Vocal Apparitions: The Attraction of Cinema to Opera
Cinema and opera have become intertwined in a variety of powerful and unusual ways. Vocal Apparitions tells the story of this fascinating intersection, interprets how it occurred, and explores what happens when opera is projected onto the medium of film. Michal Grover-Friedlander finds striking affinities between film and opera--from Lon Chaney's classic silent film, The Phantom of the Opera, to the Marx Brothers' A Night at the Opera to Fellini's E la nave va.
One of the guiding questions of this book is what occurs when what is aesthetically essential about one medium is transposed into the aesthetic field of the other. For example, Grover-Friedlander's comparison of an opera by Poulenc and a Rossellini film, both based on Cocteau's play The Human Voice, shows the relation of the vocal and the visual to be surprisingly affected by the choice of the medium. Her analysis of the Marx Brothers' A Night at the Opera demonstrates how, as a response to opera's infatuation with death, cinema comically acts out a correction of opera's fate. Grover-Friedlander argues that filmed operas such as Zeffirelli's Otello and Friedrich's Falstaff show the impossibility of a direct transformation of the operatic into the cinematic.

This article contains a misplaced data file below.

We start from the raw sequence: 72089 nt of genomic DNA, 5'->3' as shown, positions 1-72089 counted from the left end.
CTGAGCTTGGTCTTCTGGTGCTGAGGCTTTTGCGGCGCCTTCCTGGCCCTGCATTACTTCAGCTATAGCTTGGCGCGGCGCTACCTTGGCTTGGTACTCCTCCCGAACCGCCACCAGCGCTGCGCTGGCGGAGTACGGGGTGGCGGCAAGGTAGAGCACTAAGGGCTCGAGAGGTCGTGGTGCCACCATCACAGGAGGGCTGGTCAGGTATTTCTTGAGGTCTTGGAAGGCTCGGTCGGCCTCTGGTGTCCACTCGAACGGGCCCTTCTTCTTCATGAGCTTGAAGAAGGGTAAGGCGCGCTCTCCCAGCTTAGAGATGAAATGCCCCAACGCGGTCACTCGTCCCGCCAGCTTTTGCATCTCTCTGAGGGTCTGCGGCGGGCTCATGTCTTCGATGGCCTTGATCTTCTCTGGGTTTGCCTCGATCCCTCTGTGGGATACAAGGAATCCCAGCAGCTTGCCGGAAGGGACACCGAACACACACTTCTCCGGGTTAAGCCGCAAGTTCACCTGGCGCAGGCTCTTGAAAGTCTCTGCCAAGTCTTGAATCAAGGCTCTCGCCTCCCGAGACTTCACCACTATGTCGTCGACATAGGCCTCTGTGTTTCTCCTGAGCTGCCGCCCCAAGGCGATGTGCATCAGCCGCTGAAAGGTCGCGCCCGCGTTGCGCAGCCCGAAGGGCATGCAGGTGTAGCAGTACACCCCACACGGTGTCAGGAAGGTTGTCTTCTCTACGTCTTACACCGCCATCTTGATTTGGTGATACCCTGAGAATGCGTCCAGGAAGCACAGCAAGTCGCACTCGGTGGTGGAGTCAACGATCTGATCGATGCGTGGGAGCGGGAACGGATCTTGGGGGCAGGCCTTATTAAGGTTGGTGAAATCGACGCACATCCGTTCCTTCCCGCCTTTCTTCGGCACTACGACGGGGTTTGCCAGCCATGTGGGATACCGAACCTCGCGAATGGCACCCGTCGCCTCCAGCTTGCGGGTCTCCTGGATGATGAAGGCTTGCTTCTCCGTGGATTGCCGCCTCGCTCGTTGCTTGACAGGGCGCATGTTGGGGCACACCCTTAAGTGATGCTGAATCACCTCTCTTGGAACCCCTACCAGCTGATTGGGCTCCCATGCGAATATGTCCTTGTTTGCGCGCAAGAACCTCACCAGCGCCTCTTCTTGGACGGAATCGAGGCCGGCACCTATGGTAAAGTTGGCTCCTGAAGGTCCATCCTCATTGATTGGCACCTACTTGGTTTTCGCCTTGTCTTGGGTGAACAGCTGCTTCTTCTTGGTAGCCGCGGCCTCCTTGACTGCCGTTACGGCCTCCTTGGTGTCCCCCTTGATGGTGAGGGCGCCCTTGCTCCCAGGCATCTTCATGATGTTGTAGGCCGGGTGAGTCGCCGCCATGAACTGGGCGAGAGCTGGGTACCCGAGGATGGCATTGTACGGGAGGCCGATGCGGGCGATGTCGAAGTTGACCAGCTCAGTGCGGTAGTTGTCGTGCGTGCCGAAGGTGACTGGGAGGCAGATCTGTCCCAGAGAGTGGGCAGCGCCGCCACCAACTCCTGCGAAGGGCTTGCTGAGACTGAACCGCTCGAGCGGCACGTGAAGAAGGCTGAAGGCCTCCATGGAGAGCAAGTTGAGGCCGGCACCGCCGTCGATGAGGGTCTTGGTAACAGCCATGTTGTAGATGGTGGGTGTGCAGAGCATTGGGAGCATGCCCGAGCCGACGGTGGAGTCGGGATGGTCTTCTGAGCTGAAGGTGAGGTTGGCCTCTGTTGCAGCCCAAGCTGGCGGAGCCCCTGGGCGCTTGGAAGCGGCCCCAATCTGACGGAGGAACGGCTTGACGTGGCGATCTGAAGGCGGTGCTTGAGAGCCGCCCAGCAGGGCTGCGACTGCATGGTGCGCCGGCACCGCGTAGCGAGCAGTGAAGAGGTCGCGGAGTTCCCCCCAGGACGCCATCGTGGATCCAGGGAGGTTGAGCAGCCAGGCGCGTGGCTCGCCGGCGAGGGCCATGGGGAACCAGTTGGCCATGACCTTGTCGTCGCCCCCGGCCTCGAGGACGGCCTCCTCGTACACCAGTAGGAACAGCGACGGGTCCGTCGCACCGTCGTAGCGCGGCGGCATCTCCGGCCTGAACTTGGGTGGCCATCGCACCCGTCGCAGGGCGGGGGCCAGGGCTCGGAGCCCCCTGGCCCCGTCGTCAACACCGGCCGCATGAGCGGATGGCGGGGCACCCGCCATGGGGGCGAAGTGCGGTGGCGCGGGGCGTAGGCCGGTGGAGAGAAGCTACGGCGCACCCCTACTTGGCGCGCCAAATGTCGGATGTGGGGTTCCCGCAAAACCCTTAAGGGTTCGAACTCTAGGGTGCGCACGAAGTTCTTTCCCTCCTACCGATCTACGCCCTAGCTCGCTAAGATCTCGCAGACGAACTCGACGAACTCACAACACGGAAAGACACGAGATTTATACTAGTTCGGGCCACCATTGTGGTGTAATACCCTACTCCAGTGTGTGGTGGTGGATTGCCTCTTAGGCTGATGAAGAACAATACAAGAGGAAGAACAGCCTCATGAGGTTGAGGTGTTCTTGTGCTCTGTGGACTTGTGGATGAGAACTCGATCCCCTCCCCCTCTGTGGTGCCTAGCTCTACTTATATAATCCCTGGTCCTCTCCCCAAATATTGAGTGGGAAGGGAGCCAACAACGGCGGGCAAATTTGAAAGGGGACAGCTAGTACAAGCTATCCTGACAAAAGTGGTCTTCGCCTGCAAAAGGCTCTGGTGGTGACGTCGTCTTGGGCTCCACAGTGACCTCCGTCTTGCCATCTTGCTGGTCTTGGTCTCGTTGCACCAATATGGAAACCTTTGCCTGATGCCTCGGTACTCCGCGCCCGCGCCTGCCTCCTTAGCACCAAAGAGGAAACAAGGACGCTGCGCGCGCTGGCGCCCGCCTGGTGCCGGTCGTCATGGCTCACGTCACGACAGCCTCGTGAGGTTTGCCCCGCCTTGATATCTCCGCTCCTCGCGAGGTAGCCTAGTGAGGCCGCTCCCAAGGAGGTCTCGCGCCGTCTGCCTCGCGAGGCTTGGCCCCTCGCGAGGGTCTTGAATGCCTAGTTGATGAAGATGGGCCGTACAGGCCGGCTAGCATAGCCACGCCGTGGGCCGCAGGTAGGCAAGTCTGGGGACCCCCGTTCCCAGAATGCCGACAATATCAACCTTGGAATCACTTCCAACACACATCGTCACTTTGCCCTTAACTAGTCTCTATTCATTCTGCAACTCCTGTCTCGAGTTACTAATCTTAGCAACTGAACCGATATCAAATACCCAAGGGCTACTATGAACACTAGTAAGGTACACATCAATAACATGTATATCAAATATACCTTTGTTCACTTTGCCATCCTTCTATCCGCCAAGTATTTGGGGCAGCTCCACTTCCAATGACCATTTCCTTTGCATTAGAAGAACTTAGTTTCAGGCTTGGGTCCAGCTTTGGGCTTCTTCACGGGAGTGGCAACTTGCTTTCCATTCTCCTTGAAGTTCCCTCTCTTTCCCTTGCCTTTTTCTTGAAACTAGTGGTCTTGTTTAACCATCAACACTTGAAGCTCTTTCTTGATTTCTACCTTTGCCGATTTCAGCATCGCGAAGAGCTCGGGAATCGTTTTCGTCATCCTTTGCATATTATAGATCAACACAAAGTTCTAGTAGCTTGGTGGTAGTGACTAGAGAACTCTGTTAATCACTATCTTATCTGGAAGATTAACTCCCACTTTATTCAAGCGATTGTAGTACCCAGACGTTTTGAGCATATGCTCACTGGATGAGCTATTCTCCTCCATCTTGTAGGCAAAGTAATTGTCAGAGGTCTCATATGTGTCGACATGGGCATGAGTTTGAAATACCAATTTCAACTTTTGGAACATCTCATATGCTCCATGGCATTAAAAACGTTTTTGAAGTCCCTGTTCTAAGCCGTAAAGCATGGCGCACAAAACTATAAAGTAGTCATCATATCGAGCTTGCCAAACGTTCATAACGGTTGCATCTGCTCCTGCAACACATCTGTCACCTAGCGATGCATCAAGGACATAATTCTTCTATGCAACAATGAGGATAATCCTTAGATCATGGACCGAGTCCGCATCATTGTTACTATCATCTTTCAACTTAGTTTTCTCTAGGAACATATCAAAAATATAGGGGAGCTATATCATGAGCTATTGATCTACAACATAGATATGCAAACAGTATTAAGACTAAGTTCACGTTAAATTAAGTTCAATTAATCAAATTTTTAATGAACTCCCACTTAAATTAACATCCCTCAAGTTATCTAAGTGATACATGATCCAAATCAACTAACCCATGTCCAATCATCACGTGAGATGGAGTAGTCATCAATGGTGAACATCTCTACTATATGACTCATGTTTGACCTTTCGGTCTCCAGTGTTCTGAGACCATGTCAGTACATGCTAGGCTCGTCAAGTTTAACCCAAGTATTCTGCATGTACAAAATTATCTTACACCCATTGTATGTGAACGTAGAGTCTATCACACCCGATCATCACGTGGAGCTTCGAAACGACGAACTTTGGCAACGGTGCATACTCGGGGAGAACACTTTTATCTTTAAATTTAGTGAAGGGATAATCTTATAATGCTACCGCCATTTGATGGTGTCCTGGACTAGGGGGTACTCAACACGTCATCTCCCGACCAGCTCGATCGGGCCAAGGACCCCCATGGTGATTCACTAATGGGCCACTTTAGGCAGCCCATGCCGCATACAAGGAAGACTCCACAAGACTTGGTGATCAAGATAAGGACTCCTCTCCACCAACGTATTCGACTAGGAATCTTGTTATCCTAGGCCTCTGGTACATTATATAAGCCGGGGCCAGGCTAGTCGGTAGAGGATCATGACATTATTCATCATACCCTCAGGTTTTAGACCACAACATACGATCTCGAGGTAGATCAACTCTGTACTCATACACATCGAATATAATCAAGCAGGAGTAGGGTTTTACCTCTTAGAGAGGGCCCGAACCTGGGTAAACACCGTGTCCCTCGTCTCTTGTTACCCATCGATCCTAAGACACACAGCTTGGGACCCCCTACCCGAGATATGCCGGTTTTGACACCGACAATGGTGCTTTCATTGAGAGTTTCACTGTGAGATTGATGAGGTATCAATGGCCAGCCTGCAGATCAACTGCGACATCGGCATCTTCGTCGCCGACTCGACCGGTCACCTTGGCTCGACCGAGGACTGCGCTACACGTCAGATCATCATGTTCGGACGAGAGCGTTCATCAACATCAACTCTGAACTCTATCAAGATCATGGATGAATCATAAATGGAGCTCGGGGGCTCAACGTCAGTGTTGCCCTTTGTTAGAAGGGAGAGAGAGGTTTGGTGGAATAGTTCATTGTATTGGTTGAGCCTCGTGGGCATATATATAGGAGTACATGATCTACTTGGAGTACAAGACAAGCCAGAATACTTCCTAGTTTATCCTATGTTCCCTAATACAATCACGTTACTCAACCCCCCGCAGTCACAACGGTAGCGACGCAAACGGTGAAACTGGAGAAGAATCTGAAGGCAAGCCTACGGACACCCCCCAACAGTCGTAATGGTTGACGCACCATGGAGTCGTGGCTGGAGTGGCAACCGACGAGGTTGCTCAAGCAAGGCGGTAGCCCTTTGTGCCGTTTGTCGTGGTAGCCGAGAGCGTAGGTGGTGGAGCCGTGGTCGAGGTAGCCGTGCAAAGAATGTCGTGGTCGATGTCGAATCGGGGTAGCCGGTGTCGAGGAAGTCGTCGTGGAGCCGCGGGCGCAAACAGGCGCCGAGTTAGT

Paradoxically, cinema at times can be more operatic than opera itself, thus capturing something essential that escapes opera's self-understanding. A remarkable look at how cinema has been haunted--and transformed--by opera, Vocal Apparitions reveals something original and important about each medium.
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The Phantom of the Opera The Lost Voice of Opera in Silent Film
Brothers at the Opera
Otellos One Voice
Falstaffs Free Voice
Opera on the Phone The Call of the Human Voice